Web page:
Case Study: Breen Wood, Co. Antrim

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  • A deciduous forest lying on the north facing slope of a river 6 miles from Ballycastle
  • Breen Wood is a Special Area of Conservation- 36 hectare site
  • One of the few deciduous woodlands remaining in Ireland
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Abiotic Components

  • Lies between 130 and 190m between sea level
  • High rainfall totals of 1600mm a year
  • Average temperatures are 4°C in January and 15°C in July
  • Podzols are poor quality due to basalt parent rock which is low in nutrients
  • High rainfall and sloping relief ensure leaching is significant
  • As a result range of plants and animals is smaller than expected in deciduous forest- 200 year old oak trees in Breen Wood are half the size they should be
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Biotic, Energy Flows and Trophic Structure

First Level

  • Autotrophs are mainly oak and downy birch forming a 20m canopy layer above ground- below some shrubs such as hazel and holly and ground layer: ferns, brambles, bilberry and mosses as well as wood-rush, wood-sorrel and ferns on soil. Bluebells and anemones can grow in spring due to lots of light. All these fix solar energy via photosynthesis

Second Level

  • Heterotrophs mainly herbivores- usually limited due to harsh climate mainly of one of the 15 species of butterfly including Orange Tip and Speckled  Wood as well as the red squirrel

Third Level

  • Birds including omnivores such as gold crests and the great and blue **** which consume seeds and insects such as the butterflies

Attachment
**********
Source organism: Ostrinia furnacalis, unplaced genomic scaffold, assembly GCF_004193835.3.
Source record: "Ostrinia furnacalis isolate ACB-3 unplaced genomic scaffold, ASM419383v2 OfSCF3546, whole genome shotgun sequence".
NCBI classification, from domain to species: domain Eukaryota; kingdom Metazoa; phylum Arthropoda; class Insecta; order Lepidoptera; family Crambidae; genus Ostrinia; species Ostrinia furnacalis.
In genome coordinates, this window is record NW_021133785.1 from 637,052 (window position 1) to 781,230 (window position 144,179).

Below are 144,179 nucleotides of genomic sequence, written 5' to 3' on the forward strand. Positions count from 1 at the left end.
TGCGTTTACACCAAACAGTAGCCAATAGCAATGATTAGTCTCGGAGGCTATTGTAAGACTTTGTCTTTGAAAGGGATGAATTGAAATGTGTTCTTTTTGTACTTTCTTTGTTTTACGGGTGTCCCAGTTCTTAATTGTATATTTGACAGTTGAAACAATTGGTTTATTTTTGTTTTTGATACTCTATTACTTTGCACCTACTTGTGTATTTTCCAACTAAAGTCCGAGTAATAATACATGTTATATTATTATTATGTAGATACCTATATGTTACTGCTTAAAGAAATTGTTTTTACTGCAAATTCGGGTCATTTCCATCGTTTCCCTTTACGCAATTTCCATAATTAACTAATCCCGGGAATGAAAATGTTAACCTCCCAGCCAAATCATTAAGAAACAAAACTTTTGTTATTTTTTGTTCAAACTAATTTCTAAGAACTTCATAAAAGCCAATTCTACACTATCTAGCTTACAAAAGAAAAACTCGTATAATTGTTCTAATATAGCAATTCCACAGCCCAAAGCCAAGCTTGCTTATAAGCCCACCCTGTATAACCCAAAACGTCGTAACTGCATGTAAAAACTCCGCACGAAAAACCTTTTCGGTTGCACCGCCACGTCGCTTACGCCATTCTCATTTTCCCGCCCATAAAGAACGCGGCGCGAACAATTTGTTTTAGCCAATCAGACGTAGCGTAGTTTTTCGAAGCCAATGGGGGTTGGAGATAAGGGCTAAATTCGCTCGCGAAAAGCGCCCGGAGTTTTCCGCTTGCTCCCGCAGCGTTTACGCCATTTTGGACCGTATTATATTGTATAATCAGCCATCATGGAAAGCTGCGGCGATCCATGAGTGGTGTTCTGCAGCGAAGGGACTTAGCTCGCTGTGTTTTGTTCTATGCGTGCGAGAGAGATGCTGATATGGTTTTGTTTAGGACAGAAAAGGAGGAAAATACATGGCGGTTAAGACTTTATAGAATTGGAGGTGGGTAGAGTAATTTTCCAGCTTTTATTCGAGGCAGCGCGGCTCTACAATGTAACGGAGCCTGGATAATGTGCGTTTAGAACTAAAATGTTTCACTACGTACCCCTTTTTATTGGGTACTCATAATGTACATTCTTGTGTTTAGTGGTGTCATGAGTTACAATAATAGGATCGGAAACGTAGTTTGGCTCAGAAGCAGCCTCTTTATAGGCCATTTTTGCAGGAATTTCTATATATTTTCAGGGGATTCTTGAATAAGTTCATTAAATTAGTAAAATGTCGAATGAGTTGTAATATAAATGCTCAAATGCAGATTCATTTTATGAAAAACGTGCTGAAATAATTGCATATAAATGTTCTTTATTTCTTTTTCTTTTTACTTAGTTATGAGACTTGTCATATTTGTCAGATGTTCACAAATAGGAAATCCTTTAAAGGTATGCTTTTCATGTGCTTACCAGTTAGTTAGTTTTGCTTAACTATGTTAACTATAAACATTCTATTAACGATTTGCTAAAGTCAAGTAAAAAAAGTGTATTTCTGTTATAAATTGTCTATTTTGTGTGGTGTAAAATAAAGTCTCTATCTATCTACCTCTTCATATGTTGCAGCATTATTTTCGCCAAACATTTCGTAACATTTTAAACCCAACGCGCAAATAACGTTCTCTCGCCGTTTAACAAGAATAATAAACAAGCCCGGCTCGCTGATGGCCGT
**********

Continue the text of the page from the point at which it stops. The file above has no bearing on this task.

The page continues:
Fourth Level

  • Omnivores and carnivores such as sparrow hawks and buzzards and badgers who also eat fruit and nuts as well as foxes and stoats who conusme rodents and eggs
  • 90% of energy is lost due to respiration and excretion so fourth level is smallest
  • Detritivores such as birch bracket fungi and earthworms decompose DOM but is limited due to slow decompsotion and acidic soils
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Nutrient Cycling

  • Few decomposers so decomposition is quite slow so may take years before leaves fully breakdown and transfer via decay pathway to soil store
  • High rainfall and cool summer temps. with sloping relief means there is high leaching
  • Basalt bed rock does not release many nutrients via weathering, leaving main input to come from precipitation
  • Good uptake of nutrients from soil into biomass- each autumn trees shed leaves to reduce moisture loss via transpiration during winter, leaving fresh leaf litter via fallout pathway to litter store
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